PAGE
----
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China to give WHO an extra $30m to fight coronavirus

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Via Financial Times

China has announced that it will give the World Health Organization an additional $30m to support its efforts in combating the global coronavirus pandemic, a week after Donald Trump said was he was suspending US funding. 

Hua Chunying, the foreign ministry’s chief spokesperson, said the donation was in addition to $20m China gave last month to the WHO’s coronavirus prevention efforts and would focus on “strengthening developing countries’ health systems”.

“At this crucial moment, supporting WHO is supporting multilateralism and global solidarity,” Ms Hua added.

Many allies of the US have criticised Mr Trump’s decision to with hold funding for the UN body which he accused of “severely mismanaging” the coronavirus pandemic. He also criticised the organisation’s relationship with China.

The US gave almost $900m to the WHO for its 2018-2019 budget cycle, making it the organisation’s largest donor.

China contributed about $85m, less than the Bill & Melinda Gates Foundation, the UK and Rotary International.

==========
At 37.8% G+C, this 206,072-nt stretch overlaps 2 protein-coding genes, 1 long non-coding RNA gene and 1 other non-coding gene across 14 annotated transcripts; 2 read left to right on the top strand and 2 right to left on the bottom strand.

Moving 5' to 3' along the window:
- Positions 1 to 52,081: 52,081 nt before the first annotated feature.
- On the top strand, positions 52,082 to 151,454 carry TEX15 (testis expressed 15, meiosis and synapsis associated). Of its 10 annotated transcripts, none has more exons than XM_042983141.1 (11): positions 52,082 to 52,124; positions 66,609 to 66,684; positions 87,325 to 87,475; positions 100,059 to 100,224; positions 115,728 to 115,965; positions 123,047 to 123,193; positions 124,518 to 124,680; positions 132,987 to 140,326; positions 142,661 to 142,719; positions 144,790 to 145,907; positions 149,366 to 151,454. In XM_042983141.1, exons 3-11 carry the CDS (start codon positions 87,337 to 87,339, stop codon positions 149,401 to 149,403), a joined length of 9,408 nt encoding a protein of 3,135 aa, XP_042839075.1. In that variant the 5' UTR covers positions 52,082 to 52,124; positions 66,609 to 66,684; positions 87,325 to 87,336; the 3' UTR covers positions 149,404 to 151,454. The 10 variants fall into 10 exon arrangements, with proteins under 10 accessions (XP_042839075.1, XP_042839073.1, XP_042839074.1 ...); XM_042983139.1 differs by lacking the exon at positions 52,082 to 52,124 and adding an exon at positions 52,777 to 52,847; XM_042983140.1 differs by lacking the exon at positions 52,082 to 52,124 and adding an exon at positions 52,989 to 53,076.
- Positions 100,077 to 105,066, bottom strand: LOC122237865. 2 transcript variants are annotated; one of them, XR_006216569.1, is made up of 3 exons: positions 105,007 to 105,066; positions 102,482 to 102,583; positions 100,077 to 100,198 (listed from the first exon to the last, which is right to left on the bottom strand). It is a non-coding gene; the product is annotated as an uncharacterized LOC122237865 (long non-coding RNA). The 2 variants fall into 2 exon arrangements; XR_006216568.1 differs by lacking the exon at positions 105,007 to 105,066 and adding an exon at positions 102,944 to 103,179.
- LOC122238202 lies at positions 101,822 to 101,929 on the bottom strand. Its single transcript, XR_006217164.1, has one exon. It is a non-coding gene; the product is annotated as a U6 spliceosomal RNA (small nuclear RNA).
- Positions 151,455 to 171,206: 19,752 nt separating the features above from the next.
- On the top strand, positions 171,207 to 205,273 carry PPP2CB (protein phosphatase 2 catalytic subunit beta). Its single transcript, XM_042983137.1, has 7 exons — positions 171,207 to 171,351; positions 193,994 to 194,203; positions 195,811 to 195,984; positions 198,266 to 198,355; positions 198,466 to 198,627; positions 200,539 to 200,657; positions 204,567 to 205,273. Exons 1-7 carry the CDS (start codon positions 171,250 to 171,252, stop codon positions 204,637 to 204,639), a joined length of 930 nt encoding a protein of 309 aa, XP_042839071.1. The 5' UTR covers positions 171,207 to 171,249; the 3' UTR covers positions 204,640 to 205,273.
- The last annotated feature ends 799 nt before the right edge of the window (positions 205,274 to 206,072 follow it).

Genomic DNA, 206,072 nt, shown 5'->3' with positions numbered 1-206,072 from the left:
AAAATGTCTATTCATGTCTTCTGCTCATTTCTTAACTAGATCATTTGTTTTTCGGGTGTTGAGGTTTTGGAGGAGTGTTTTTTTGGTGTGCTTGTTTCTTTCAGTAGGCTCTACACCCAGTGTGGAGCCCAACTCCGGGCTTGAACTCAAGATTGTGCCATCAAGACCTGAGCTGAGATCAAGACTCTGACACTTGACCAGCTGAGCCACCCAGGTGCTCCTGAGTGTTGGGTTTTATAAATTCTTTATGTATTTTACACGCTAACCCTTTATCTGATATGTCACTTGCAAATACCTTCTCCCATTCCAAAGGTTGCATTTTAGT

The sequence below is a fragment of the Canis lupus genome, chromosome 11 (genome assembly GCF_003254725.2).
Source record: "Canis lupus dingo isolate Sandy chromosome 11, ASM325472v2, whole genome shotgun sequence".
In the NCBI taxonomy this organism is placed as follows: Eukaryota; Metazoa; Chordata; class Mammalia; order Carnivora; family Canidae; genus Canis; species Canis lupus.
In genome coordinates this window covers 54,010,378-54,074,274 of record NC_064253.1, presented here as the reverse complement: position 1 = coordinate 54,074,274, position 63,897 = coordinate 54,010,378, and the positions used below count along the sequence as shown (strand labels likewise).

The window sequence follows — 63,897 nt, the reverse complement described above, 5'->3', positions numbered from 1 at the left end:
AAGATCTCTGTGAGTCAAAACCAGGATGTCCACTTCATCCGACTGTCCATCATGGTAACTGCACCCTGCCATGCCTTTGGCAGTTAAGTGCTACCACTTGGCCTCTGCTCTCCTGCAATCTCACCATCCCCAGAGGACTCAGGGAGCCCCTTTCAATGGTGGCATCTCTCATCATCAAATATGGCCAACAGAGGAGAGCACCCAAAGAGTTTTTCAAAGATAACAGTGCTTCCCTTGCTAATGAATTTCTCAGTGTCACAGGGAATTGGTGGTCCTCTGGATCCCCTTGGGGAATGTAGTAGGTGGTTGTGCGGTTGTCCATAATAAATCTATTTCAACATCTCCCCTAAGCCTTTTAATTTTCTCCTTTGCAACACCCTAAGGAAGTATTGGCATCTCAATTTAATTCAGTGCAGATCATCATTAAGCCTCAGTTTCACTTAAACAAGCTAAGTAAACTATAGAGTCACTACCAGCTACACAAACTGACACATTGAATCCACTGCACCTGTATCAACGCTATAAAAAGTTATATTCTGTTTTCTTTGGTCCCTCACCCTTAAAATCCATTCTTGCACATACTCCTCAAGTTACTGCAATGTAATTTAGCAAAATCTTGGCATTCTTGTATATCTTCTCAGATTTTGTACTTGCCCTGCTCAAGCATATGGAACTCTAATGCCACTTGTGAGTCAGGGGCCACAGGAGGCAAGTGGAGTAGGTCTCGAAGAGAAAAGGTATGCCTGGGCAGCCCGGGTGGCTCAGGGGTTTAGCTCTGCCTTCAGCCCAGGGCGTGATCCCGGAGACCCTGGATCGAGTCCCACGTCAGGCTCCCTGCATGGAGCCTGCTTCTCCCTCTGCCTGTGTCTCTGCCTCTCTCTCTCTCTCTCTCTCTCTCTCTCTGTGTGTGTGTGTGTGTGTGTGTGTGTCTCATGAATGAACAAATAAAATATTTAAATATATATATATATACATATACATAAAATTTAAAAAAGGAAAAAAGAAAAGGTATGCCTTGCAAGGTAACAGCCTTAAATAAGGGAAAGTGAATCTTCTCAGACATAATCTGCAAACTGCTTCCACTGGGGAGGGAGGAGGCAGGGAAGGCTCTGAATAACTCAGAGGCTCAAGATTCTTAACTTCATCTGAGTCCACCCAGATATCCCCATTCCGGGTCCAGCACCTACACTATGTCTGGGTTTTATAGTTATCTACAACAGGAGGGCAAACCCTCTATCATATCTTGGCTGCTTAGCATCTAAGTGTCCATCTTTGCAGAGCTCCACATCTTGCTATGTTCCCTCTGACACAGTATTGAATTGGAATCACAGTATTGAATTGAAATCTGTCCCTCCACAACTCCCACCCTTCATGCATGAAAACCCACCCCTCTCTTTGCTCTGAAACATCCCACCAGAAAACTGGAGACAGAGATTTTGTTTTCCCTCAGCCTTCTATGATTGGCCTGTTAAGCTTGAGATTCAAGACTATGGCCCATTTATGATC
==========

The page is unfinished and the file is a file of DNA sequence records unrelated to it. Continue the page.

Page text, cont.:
The Chinese government has been on the defensive in recent weeks as increasing numbers of politicians in the US, Europe and Australia call for a full official investigation into the origins of the coronavirus, which first emerged in the central Chinese city of Wuhan in late December.

On Wednesday Mike Pompeo, US secretary of state, accused Chinese officials of destroying coronavirus samples at the outset of the epidemic there and failing to report how rapidly it could spread until it was too late to contain the outbreak.

Mr Pompeo and other senior US officials have suggested that the outbreak might have been related to coronavirus research at virology laboratories in Wuhan, perhaps through an accidental infection.

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In an interview with Scientific American magazine earlier this year, Shi Zhengli, one of China’s leading “virus hunters”, said she initially wondered if the disease “could have come from our lab”. When researchers concluded that the samples in her Wuhan lab did not match the coronavirus then spreading across the city, Ms Shi told the magazine it “really took a load off my mind — I had not slept for days”.

China’s foreign ministry hit back at Mr Pompeo’s allegations on Thursday. “Some politicians in the US have repeatedly disparaged and discredited China’s virus prevention and control work,” Mr Geng said. “Their purpose is to muddy the waters and shirk responsibility for their own poor virus prevention and control work.”

On Thursday, Australian prime minister Scott Morrison said his government would demand an international investigation into the pandemic at next month’s annual meeting of the WHO’s World Health Assembly.

“There are opportunities to pursue that matter there and that is our first port of call,” Mr Morrison said. “Our purpose here is just pretty simple, we would like the world to be safer when it comes to viruses,” he added.

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